# How to panning camera on XZ axis with different angles

I have an Orthographic camera where the position is { x:0, y:100, z:0 } and is pointing/looking at { x:0, y:0, z:0 }. At this point, I'm able to capture the mouse movement and translate it to make the pan correctly. If the mouse goes 10 px down/y I just have to move Z in the 3D world.

The problem is that I don't know how to calculate if the camera position is in perspective, let's say:

position: { x:50, y:50, z:50 }
lookAt: { x:0, y:0, z:0 }


I guess I have to use some trigonometry, but I'm very lost, to be honest. Any guide would be very helpful.

You can construct the camera's forward direction vector as:

forward = normalize(lookAt - position)


Then you can construct a vector pointing to the camera's right like so:

right = normalize(cross(worldUp, forward))


(Or the negation of this if you're in a right-handed coordinate system)

And lastly you can construct a vector pointing along the camera's local up direction like so:

up = cross(forward, right)


(Again, negate if you're in a right-handed coordinate system)

Then you can pan the camera by adding a multiple of these right and up vectors to its position. You'll likely want to move the lookAt point by the same amount, unless your goal is to orbit around the point.

• Sorry, what normalize() cross() and worldUp are?
– Enzo
Dec 3, 2018 at 18:15
• Normalize means dividing a vector by its length, to produce a unit vector. Cross is the vector cross product, which produces a vector perpendicular to the two input vectors. worldUp is a unit vector in the direction you designate as "up" in your world (eg. it might be {0,1,0} if you think of the y axis as your up direction). These are pretty common terms in the linear algebra used in games, so you might want to read through some vector tutorials to get a grounding in these tools. Dec 3, 2018 at 18:22
• Would you recommend me a book to learn all of this?
– Enzo
Dec 3, 2018 at 18:24
• No, I wouldn't. I learned this stuff a long time ago, so I won't be an expert on what materials are best for learners today. Ask a search engine — they'll have a much more up to date catalogue of popular sources than I have. ;) Dec 3, 2018 at 18:33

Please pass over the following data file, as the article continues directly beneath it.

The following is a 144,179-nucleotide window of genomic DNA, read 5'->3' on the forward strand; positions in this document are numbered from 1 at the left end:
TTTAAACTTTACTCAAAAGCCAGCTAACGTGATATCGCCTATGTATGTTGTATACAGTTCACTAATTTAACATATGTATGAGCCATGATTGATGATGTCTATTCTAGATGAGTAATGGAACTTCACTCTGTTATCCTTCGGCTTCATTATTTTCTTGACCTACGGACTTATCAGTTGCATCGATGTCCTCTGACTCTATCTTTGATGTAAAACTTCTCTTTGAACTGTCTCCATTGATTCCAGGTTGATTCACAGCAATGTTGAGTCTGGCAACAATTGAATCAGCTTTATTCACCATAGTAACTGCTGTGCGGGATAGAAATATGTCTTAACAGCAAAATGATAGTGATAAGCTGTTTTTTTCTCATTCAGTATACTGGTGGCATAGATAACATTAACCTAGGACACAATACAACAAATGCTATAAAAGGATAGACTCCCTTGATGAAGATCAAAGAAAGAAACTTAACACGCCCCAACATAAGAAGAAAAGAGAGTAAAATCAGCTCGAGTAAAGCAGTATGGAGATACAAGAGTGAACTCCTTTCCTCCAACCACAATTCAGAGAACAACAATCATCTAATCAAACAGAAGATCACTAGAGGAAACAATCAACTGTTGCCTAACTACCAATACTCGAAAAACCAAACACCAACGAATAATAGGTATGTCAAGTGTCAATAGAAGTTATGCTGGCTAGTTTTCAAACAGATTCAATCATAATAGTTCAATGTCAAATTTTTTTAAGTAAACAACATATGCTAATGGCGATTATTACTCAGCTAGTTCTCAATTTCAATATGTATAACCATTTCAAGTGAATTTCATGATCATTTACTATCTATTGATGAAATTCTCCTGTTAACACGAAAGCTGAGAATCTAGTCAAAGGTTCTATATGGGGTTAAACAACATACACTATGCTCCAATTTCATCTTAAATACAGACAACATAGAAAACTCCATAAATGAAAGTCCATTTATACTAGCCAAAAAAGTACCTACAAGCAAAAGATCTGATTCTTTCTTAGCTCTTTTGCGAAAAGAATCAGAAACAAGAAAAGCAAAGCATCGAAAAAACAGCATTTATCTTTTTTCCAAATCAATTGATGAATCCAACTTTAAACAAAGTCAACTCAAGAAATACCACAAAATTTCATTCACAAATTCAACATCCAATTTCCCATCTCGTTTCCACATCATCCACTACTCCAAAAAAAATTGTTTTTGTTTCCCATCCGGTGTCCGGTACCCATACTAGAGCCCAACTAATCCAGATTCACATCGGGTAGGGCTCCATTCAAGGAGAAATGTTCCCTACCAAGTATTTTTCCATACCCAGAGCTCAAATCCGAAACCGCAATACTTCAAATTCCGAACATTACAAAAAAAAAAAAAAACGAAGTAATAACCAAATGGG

• No, it does not mean that. Never do I say "worldUp is the amount the player has moved their mouse." It is the direction that you as the game developer choose to represent the vertical direction in your game world. For instance, in Unity's coordinate system, the y axis points upward, so worldUp is (0,1,0). In 3DS Max, the z axis points upward, so worldUp is (0,0,1). It is a constant set by your coordinate system, not a product of user input. Dec 5, 2018 at 13:18

Here is the code explained by @DMGregory in Three.js

function panCamera({ position, lookAt, x, y }) {
const worldUp = new THREE.Vector3(0, 1, 0).normalize()
const distance = lookAt.clone().sub(position).normalize()
const right = distance.clone().cross(worldUp).normalize()
const up = distance.clone().cross(right)
right.multiplyScalar(-x)
up.multiplyScalar(-y)
return { position, lookAt }
}

// Usage
const x = 5 // user moves 5px the mouse to the right
const y = 10 // 10px to the bottom

// getting a new position and lookAt
const { position, lookAt } = panCamera({
position: new THREE.Vector3(50, 50, 50), // perspective example
lookAt: new THREE.Vector3(0, 0, 0),
x, y
})

// Applying new cordinates
camera.position.set(position.x, position.y, position.z) // we can't just pass position as an argument :(
camera.lookAt(lookAt)


Here a full example with zoom using d3 to capture the mouse gestures: https://codepen.io/josema/pen/zMeNry?editors=0010

• Note that some of the math we do in the panCamera method might strictly duplicate work already being done in the camera.lookAt method - so you might be able to take shortcuts by reading the camera's local up & right vectors straight out of the orientation data that camera.lookAt configures. Dec 5, 2018 at 17:59
• Not sure if I understand you
– Enzo
Dec 5, 2018 at 18:16
• The work we do to construct an up & right vector to define our movement plane? That's the same thing cameras need to do internally to be able to project the 3D scene onto the 2D plane of the image. So there's very likely some matrix or other orientation data inside the camera type we can just use instead of remaking the vectors ourselves. Similarly, since we're not changing the camera's orientation, we might not need to repeat this work by calling lookAt() after the pan. These aren't things you have to change, just opportunities for future exploration. ;) Dec 5, 2018 at 18:46